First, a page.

• Review

  • October 22nd, 2013 10.22.2013

    Trevor Paglen: Le Mois de la Photo à Montréal


    Climb up to the fifth floor of the Belgo building, walk down the creaking halls of the galleries d’art contemporpain du Belgo, and turn left into the sparse space of SBC Gallery of Contemporary Art. Welcome to the temporary resting point of Trevor Paglen’s black world. It is also our world; though by design it is hidden, unknowable, and chronically unreachable. SBC and Le Mois de la Photo à Montréal present DRONE, The Automated Image featuring Trevor Paglen, a collection of seven works, six prints, and one short video – all of which force the meticulously ‘invisible’ sites of military technology into our field of vision. Within this exhibit, as within all of Paglen’s work – whether academic or art-based – his role hovers between that of geographer and educator, artist and political activist. Just as the subjects of the works which define him, Paglen is elusive. The photographs on display could be roughly categorized into two streams; one represents vivid and haunting views of the sky dotted with barely-visible drones, the other displays the blurry far-off images of US government nuclear and missile testing facilities, shot from miles away. Yet, despite this distance, both bodies of work consistently play upon a sense of foreboding, ominously attached to the contents of that which is strategically presumed absent. All of the works beget one simple, but thus-far unanswerable question: what exactly are we looking at? Or, more precisely, what are we permitted to see?

    On a small white bench placed just to the right of the gallery’s entrance, written materials serve as a guide – a thick binder contains the usual carefully laminated reviews on Le Mois de la Photo and the Paglen exhibit, interviews, and artist bios.  Placed just beside, a well-worn and simply stapled article written by theorist Thomas Wagner, entitled Dark Stars in the Firmament, Trevor Paglen’s Investigative Cartography and the Changes in the Sky, provides a much more compelling insight into the artist, whom Wagner describes as expanding the definition of the very term, “he is a geographer by education, a conspiracy theorist by instinct, and an investigative reporter by calling” (Wagner 8).

    Paglen’s Untitled series, three large-scale chromogenic prints all measuring 121.92 X 152.4 cm, showcase what – in another context or by another artist – would be considered breathtaking images of the sky: at dawn, at dusk; bursting with golden-honey hues, royal and cobalt blues, and scarlet blood reds. However, each image is interrupted by the small, yet undeniable appearance of a military drone, splattering like an insect on a windshield to disrupt our pristine frame, if not our world-view.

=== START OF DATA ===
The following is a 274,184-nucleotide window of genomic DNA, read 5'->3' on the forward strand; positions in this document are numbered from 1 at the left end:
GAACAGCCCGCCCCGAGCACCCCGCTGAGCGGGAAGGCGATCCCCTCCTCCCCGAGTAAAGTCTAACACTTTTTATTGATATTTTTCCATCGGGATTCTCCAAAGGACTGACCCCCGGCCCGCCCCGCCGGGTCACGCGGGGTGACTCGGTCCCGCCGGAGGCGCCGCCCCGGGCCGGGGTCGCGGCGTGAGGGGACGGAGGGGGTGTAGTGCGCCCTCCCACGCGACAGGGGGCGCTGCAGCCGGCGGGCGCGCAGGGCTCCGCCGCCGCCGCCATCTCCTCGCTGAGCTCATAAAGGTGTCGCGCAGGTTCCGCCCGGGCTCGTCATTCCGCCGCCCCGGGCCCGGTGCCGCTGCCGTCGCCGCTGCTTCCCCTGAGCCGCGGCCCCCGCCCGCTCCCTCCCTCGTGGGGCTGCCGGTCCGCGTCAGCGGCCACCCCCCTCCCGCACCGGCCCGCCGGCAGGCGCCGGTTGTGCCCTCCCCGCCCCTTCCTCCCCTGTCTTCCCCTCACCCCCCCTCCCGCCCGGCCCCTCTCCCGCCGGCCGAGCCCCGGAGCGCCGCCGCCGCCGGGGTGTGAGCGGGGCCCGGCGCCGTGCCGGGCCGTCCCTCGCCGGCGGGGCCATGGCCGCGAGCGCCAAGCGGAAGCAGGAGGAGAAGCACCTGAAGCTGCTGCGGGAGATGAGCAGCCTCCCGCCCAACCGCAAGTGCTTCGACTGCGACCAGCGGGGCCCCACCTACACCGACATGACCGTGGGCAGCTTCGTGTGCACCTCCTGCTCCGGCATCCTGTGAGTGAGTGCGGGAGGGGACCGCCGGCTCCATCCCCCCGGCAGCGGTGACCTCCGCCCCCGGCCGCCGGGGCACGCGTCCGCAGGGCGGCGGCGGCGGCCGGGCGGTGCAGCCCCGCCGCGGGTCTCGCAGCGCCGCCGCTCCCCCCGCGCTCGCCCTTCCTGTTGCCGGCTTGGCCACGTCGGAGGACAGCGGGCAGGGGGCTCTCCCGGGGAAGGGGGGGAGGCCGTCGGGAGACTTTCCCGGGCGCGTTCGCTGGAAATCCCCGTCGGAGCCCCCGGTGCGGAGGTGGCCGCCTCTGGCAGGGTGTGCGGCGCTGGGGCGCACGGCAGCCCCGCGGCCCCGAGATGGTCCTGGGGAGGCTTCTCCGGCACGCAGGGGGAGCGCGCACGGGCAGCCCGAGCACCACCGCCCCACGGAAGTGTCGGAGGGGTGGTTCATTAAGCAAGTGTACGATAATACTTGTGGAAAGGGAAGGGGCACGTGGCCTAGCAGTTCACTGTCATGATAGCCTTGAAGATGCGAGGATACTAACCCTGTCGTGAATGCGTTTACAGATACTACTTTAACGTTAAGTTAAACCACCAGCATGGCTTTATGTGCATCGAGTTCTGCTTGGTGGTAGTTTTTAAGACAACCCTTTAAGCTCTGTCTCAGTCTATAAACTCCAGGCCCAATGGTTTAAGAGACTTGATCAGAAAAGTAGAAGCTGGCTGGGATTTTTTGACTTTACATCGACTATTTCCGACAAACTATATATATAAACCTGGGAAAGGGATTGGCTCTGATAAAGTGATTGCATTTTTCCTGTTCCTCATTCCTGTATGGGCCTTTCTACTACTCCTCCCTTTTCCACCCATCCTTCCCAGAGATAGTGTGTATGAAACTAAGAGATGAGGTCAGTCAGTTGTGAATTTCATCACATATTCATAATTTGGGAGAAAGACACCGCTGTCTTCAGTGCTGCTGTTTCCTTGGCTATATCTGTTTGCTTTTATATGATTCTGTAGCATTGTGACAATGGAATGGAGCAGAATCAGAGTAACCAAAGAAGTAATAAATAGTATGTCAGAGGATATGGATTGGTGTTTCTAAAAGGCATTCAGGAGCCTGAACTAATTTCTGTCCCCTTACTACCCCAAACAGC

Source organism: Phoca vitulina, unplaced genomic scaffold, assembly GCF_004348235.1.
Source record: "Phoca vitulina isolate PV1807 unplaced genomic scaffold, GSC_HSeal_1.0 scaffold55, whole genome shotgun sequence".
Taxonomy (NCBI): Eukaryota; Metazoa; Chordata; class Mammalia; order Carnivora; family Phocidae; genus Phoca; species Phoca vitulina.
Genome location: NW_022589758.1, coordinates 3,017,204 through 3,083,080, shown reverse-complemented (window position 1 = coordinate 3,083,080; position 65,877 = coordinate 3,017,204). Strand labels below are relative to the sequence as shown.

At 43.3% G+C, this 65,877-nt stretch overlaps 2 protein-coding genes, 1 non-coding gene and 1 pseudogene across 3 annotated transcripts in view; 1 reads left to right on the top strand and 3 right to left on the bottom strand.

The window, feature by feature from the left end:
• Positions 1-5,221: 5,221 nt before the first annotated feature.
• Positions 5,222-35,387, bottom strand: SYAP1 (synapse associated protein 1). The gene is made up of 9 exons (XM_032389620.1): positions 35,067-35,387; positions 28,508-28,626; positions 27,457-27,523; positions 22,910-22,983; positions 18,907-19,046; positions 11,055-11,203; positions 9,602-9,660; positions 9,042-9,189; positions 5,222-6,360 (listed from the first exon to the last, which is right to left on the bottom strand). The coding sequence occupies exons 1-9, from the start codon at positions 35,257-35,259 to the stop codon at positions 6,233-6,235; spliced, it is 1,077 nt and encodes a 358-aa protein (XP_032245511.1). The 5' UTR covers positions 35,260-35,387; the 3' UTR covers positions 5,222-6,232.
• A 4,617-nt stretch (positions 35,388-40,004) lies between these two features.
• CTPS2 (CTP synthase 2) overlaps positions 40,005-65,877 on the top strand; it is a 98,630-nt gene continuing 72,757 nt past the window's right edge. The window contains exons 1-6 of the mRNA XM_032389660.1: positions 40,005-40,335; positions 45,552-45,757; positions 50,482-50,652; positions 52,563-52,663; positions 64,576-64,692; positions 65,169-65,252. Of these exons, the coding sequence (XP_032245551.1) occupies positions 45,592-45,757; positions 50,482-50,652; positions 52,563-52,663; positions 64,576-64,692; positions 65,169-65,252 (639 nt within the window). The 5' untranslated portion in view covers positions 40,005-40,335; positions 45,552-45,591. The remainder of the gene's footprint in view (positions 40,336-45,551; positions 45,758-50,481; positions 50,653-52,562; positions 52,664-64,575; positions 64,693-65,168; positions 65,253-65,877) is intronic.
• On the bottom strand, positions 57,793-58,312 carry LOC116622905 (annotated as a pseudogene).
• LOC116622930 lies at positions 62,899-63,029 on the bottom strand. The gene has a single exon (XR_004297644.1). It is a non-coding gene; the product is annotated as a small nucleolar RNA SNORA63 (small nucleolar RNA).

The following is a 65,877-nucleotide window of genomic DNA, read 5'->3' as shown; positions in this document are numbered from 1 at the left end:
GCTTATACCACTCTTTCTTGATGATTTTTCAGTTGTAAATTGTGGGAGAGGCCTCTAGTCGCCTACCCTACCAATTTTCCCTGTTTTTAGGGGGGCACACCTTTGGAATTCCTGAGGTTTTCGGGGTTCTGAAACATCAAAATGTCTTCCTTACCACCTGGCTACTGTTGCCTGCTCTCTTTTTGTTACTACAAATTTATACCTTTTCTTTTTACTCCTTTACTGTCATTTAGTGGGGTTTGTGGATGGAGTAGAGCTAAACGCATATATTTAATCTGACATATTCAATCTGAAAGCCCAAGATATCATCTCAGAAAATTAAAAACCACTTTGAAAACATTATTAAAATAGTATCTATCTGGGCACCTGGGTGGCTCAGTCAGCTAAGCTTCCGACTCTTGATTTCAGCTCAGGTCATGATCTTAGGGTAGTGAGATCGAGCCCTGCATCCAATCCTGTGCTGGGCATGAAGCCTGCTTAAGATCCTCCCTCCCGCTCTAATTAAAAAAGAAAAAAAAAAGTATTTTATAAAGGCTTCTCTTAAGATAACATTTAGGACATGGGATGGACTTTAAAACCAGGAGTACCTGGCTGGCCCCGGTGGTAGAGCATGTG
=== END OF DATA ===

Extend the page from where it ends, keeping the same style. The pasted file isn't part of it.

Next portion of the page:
Even more staggering are Paglen’s two separate pieces documenting military testing zones in Nevada. Here, the militaristic aspect takes on a more dominant position; the blurred frames are infused with the raw aesthetic of investigative journalism. The titles and descriptions of the works hold the vital and controversial role of pointing out both the area in which the sites are located, and the distance from which they were shot. In Canyon Hangars and Unidentified Vehicle; Tonopath Test Range, NV; Distance – 18 Miles, 12:45 p.m., 2006, these harsh and clear-cut details echo the militaristic subjects at hand, seemingly almost out-of-place in a gallery – yet, their addition effectively immerses us in the unseen underbelly of the US armed forces. The final work, located in SBC’s viewing room, is Drone Vision, 2010, a five-minute silently looping and edited video of an intercepted communication satellite.  In the center of the frame, the laser-targeting marker looms threateningly over the changing landscape, jumping from one scene to another, all the while scanning the terrain below.

    As one moves from work to work throughout the small gallery space, the collective weight of the exhibition rests upon questions of truth and the production and control of knowledge. A self-described experimental geographer, Paglen’s art confronts our perception of space and interaction with architecture, inextricably linking the two with manifestations of power, and imploring us to heighten our awareness. When simply viewed as objects, images hanging within a frame, Paglen’s work can only move so far; yet when viewed as a process, a journey, and a politicized struggle for access, their potential is as vast as the firmaments captured.

    Trevor Paglen, part of DRONE: The Automated Image, curated by Paul Wombell, runs through November 9.